“Not really,” she replied. “How’d the extraction go?”

“Got enough kids to start a singing group, but a little shy of a baseball team,” Amos said.

“Mei’s here,” Prax said. “She’s all right.”

“I’m glad to hear that,” Bobbie said, and even though she was clearly exhausted, she sounded like she meant it.

At the airlock, Amos and Prax got in and nestled the transports against the back wall while Bobbie stood on the rough ground outside. Prax checked the transport indicators. There was enough onboard air to last another forty minutes.

“All right,” Amos said. “We’re ready.”

“Going for emergency blow,” Bobbie said, and her armored suit came apart around her. It was a strange sight, the hard curves and layers of combat plate peeling themselves back, blooming out like a flower and then falling apart, and the woman, eyes closed and mouth open, being revealed. When she put her hand out for Amos to pull her in, the gesture reminded Prax of Mei seeing him again.

“Now, Doc,” Amos said.

“Cycling,” Prax said. He closed the outer door and started fresh air coming into the lock. Ten seconds later, Bobbie’s chest started to pump like a bellows. Thirty seconds, and they were at seven-eighths of an atmosphere.

“Where do we stand, guys?” Naomi asked as Prax opened the transport. The children were all asleep. Mei was sucking on her first two fingers, the way she had when she was a baby. He couldn’t get past how much older she looked.

“We’re solid,” Amos said. “I say we get the f**k out of here and glass the place.”

“A-fucking-men,” Avasarala’s voice said in the background.

“Copy that,” Naomi said. “We’re prepping for launch. Let me know when you’ve got all our new passengers safely in.”

Prax pulled off his helmet and sat beside Bobbie. In the black sheath of her base garments, she looked like someone just coming back from the gym. She could have been anybody.

“Glad you got your kid back,” she said.

“Thank you. I’m sorry you lost the suit,” he said.

She shrugged.

“At this point, it was mostly a metaphor anyway,” she said, and the inner airlock opened.

“Cycle’s done, Naomi,” Amos said. “We’re home.”

Chapter Fifty-Two: Avasarala

It was over, except that it wasn’t. It never was.

“We’re all friends now,” Souther said. Talking to him without lag was a luxury she was going to miss. “But if we all limp back to our corners, we’re more likely to stay that way. I’m thinking it’s going to be a question of years before either of our fleets are back up to what we were. There was a lot of damage.”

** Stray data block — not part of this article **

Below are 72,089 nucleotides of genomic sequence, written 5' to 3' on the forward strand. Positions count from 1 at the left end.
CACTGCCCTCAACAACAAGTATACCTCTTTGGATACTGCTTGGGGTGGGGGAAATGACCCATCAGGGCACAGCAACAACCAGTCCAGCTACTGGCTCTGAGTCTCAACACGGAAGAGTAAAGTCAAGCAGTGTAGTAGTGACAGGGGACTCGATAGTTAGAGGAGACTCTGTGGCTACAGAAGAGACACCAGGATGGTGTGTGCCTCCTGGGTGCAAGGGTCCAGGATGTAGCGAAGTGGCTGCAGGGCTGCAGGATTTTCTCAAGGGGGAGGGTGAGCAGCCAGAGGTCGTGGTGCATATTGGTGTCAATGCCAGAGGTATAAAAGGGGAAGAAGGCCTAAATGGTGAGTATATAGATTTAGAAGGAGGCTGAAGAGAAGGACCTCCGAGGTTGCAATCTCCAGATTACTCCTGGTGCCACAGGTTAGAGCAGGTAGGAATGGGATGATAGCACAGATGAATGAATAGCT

“The children?”

“Processing them. My medical officer’s in communication with a list of doctors who deal with pediatric immune problems. It’s just about finding their parents and getting them all home now.”

“Good,” she said. “That’s what I like to hear. And the other thing?”

Souther nodded. He looked younger in low gravity. They both did. Skin didn’t sag when there was nothing to tug it down, and she could see what he’d looked like as a boy.

“We’ve got transponder locks on a hundred and seventy-one packages. They’re all moving sunward pretty fast, but they’re not accelerating or evading. Pretty much we’re standing back and letting them get close enough to Mars that disposal is trivial.”

“You sure that’s a good idea?”

“By ‘close,’ I mean still weeks away at current speed. Space is big.”

There was a pause that meant something other than distance.

“I wish you’d ride back on one of ours,” Souther said.

“And be stuck out here for another few weeks with the paperwork? Not going to happen. And besides, heading back with James Holden and Sergeant Roberta Draper and Mei Meng? It has all the right symbolism. Press will eat it up. Earth, Mars, the Outer Planets, and whatever the hell Holden is now.”

“Celebrity,” Souther said. “A nation of its own.”

“He’s not that bad once you get past the self-righteousness. And anyway, this is the ship I’m on, and there’s nothing it’s waiting to repair before it starts its burn. And I’ve already hired him. No one’s giving me any shit about discretionary spending right now.”

“All right,” Souther said. “Then I’ll see you back down the well.”

“See you there,” she said, and cut the connection.

She pulled herself up and launched gently across the ops deck. It would have been easy to push down the crew ladder shaft, flying the way she’d dreamed of as a child. It tempted. In practice, she figured she’d either push too hard and slam into something or else too gently and have air resistance stop her with nothing solid close enough to reach. She used the handholds and pulled herself slowly down toward the galley. Pressure doors opened at her approach and closed behind her with soft hydraulic hisses and metallic bangs. When she reached the crew deck, she heard the voices before she could make out the words, and the words before she saw the people.

“… have to shut it down,” Prax was saying. “I mean, it’s false pretenses now. You don’t think I could be sued, do you?”

“You can always be sued,” Holden said. “Chances are they wouldn’t win.”

“But I don’t want to be sued in the first place. We have to shut it down.”

“I put a notice on the site so it gives a status update and asks for confirmation before any more money gets moved.”

She pulled herself into the galley. Prax and Holden were floating near the coffee machine. Prax wore a stunned expression, whereas Holden looked slightly smug. They both had bulbs of coffee, but Prax seemed to have forgotten his. The botanist’s eyes were wide and his mouth hung open, even in the microgravity.

“Who’s getting sued?” Avasarala asked.

“Now that we have Mei,” Holden said, “Prax wants people to stop giving him money.”

“It’s too much,” the botanist said, looking at her as if he expected her to do something about it. “I mean …”

“Surplus funds?” Avasarala asked.

“He can’t quite retire on what he’s got,” Holden said. “Not in luxury, anyway.”

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